There are many shared investment examples nationally – and some locally – to draw upon. Dignity Health, Bon Secours-Mercy, Children’s Hospital in Columbus, and the University of Pittsburgh Medical Center are all working with local coalition partners to develop a strategy to address housing in their communities. Kaiser Permanente helped to establish the Thriving Communities Fund to make sizeable investments in affordable housing. Locally, Boston Medical Center is investing $6.5 million in a diverse group of community partnerships over the next five years to help combat the housing crisis faced by so many of its patients. Recently, Boston Medical Center, Boston Children’s Hospital, and Brigham and Women’s Hospital jointly launched the Innovative Stable Housing Initiative with a combined investment of $3 million dollars over three years.
Whether it is a review of professional development and creation of significant pipelines for advancement, or hiring practices that include individuals with a CORI, there are internal opportunities to address some of these problems. For example, Baltimore’s John Hopkins reviewed its hiring practices and has hired hundreds of formerly incarcerated residents, providing financial security to those employees.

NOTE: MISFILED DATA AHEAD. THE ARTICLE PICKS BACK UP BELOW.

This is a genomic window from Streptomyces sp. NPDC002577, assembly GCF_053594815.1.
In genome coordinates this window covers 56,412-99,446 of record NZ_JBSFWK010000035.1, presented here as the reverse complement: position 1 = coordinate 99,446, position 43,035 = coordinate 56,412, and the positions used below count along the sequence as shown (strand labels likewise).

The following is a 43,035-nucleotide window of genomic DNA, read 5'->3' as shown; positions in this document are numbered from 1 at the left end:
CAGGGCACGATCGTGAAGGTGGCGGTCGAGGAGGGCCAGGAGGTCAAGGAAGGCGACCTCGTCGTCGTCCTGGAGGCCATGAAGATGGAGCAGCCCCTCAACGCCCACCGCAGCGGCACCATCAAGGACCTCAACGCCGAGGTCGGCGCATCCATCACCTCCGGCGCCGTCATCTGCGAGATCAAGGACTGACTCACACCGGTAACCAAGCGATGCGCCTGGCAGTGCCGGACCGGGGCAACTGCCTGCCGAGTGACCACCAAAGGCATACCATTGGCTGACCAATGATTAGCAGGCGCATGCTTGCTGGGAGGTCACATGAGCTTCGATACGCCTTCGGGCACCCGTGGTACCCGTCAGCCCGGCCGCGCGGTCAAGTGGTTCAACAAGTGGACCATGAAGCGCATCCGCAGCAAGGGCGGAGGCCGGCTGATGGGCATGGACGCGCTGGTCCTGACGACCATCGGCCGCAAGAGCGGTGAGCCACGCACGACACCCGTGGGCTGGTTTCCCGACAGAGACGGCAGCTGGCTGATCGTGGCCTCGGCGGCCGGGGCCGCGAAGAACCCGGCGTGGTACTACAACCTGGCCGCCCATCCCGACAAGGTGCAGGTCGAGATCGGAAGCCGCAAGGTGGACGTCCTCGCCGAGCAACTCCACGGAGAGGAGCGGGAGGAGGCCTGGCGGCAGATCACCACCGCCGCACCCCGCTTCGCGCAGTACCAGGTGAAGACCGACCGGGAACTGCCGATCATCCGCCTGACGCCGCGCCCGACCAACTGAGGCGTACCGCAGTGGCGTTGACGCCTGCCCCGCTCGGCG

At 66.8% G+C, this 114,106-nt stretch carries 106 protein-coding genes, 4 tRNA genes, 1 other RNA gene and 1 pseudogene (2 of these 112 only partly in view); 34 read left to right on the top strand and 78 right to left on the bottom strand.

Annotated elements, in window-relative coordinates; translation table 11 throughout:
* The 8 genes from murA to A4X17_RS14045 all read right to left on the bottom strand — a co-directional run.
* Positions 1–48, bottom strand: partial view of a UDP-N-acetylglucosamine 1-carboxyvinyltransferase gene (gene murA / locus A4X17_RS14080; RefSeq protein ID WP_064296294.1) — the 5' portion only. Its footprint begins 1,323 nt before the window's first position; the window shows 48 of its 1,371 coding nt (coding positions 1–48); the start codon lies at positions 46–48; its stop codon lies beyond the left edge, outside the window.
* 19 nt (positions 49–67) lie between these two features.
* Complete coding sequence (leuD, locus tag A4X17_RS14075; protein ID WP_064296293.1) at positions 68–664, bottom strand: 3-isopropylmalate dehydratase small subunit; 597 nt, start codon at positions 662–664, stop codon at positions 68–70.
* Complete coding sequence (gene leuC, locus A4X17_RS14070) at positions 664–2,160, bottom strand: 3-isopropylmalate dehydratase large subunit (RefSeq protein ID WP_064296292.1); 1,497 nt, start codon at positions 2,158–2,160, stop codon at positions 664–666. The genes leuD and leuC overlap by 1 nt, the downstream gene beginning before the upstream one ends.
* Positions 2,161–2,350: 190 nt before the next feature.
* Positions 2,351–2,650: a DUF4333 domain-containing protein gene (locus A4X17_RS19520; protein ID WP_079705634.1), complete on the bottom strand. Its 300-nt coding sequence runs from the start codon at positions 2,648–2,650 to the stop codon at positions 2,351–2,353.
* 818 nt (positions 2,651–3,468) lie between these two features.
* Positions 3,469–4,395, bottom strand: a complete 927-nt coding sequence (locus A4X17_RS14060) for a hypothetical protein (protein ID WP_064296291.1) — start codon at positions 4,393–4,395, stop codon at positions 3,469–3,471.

We are truly excited and impressed by the comprehensive and ambitious process that Boston hospitals are engaged in. We are confident that, if done right, this process can result in improved health for Boston residents and a closing of health inequities across race, income, and neighborhood.We look forward to following this process closely in the coming months and years. And we stand ready to roll up our sleeves and work with our hospital partners in our shared goal of better health and health equity for all city residents. It is time to keep working, and investing, together.
Enid Eckstein is a community activist who works with the Massachusetts Communities Action Network. Elmer Freeman is the executive director of the Center for Community Health Education Research and Service. Carlene Pavlos is the executive director of the Massachusetts Public Health Association.